Lincoln, Ontario

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Lincoln
Town (lower-tier)
Town of Lincoln
King Street in Beamsville.
King Street in Beamsville.
Location of Lincoln within Niagara Region
Location of Lincoln within Niagara Region
Lincoln is located in Ontario
Lincoln
Lincoln
Location of Lincoln within Niagara Region
Coordinates: 43°08′N 79°26′W / 43.133°N 79.433°W / 43.133; -79.433Coordinates: 43°08′N 79°26′W / 43.133°N 79.433°W / 43.133; -79.433
Country  Canada
Province  Ontario
Regional Municipality Niagara
Settled 1788
Formed January 1, 1970
Government
 • Type Town
 • Mayor Bill Hodgson
 • Governing Body Town of Lincoln Council
 • MP Dean Allison (CPC)
 • MPP Tim Hudak (OPC)
Area[1]
 • Land 162.86 km2 (62.88 sq mi)
Population (2011)[1]
 • Total 22,487
 • Density 138.1/km2 (358/sq mi)
Time zone EST (UTC-5)
 • Summer (DST) EDT (UTC-4)
Postal code span L0R
Area code(s) 905
Website www.lincoln.ca

Lincoln is a town on Lake Ontario in the Niagara Region, Ontario, Canada. The town's administrative and commercial centre is in the community of Beamsville.

Geography[edit]

Lincoln's location between the southern shore of Lake Ontario and the Niagara Escarpment provides for a moderate climate with mild winters. The area is known in Canada for its orchards, vineyards, wineries and restaurants that feature local produce and wines. Fruit crops grown in Lincoln include cherries, peaches, apples and pears, and during the summer attract many tourists from all over Ontario, particularly Toronto.

Communities[edit]

The township comprises the communities of Beamsville, Campden, Jordan, Jordan Station, Pelham Union, Rockway, Tintern, Vineland and Vineland Station.

History[edit]

Lincoln's earliest known inhabitants were Neutral Indians. Archaeologists from the Royal Ontario Museum found evidence of a Neutral encampment with a long house about two kilometers east of Beamsville, on Cave Springs Farm. Until vandals destroyed them about 30 years ago, there were a number of Indian faces carved in stone high on the Escarpment wall nearby.

The Neutrals were decimated by the Iroquois in 1653. When the first European settlers arrived in 1777, there were only a few semi-migrant native people living in the caves near Beamsville.

The earliest European settlers were ex-Butler's Rangers who had fought on the side of the Loyal in the American Revolution. United Empire Loyalist Jacob Beam began what is now the town of Beamsville in 1788. Both of his homes - the original one located on the Thirty, as well as the one near downtown Beamsville - are still intact today. Senator William Gibson is another key figure in the history of Beamsville. His mansion is now the Girls' Dorm at Great Lakes Christian College.[2] Beamsville is also home to the annual Lincoln County Agricultural Fair, usually held on or around the first weekend of September. This fair is a very well known fair throughout the area, and attracts thousands of people every year since its inception in 1857.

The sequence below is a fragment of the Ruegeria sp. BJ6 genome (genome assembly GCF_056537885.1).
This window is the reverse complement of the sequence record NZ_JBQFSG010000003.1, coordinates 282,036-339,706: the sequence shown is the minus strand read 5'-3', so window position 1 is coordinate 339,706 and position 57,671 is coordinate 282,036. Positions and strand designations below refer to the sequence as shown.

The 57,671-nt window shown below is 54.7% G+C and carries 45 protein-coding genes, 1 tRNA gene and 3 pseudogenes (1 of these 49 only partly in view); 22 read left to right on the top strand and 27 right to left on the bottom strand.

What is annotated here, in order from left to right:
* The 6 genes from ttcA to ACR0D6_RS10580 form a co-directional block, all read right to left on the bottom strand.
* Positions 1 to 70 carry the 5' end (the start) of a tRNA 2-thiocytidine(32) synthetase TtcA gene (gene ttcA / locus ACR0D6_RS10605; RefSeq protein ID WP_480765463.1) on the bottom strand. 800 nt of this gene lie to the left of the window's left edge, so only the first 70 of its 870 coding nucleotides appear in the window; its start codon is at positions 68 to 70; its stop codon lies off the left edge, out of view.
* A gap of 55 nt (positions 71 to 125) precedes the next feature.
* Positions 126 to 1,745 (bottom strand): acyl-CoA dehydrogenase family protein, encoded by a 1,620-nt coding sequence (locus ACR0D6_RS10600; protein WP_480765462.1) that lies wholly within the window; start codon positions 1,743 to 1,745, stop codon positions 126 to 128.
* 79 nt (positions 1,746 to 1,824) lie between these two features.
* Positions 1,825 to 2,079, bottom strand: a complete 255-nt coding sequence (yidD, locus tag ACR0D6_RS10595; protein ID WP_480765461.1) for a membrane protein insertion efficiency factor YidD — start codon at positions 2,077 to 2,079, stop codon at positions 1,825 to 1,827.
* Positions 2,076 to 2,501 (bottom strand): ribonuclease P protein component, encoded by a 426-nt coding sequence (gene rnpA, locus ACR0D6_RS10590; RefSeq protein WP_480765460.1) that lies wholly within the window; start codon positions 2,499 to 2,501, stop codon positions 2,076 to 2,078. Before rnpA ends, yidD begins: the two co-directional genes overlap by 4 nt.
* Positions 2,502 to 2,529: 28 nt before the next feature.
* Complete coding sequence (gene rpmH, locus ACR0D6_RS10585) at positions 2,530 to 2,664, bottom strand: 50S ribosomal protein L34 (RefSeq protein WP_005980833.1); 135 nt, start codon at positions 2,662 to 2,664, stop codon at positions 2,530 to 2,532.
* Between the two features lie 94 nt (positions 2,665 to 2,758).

In 1898, hockey players in the town of Beamsville were the first to make use of a hockey net. The town was also home to the first Japanese-Canadian home for the aged in 1967.[2]

Mennonites (Pennsylvania Dutch) walking north from the United States in 1799 founded the villages of Jordan and Vineland. An Ontario Historical Plaque was erected at the Jordan Museum by the province to commemorate the first Mennonite Settlement's role in Ontario's heritage.[3] The First Mennonite Church in Vineland, adjacent to the cemetery at the corner of Regional Road 81 (former Highway 8) and Martin Road, organized in 1801, is the oldest Mennonite congregation in Canada.[4]

Beamsville market stall at railroad

Good hunting and fishing as well as excellent soil and waterways attracted these early settlers. Agriculture flourished, and tanneries, grist mills, saw mills and woollen mills sprang up in Glen Elgin (now known as Ball's Falls), Tintern, St. Mary's (Jordan Station), Jordan, Rockway, The Thirty (now vanished) and Beamsville.

With a large natural harbour at the mouth of Twenty Creek, Jordan and Jordan Station became busy shipping centres for the export of logs for masts, tan bark, hides, ashes used in industrial centres for the manufacture of soap, as well as grain, flour, fruit and fruit products. A small ship building industry existed for a time on the banks of the Twenty.

Today, Lincoln is a leading area for tender fruit production and grape growing. Its wines are achieving international recognition and winning awards for quality. "Greenhouse Friendly" Lincoln also has the largest concentration of greenhouse operators in Canada.

In its earliest days what is now Lincoln was regarded, and governed, as an extension of the province of Quebec, but in 1791 the Canada Bill placed it in English Upper Canada. Colonel John Graves Simcoe, first Lieutenant Governor of Upper Canada, divided the province into 19 counties. He named Lincoln County after its English counterpart, and each of its 12 townships, including Clinton and Louth, after towns in Lincoln County, England.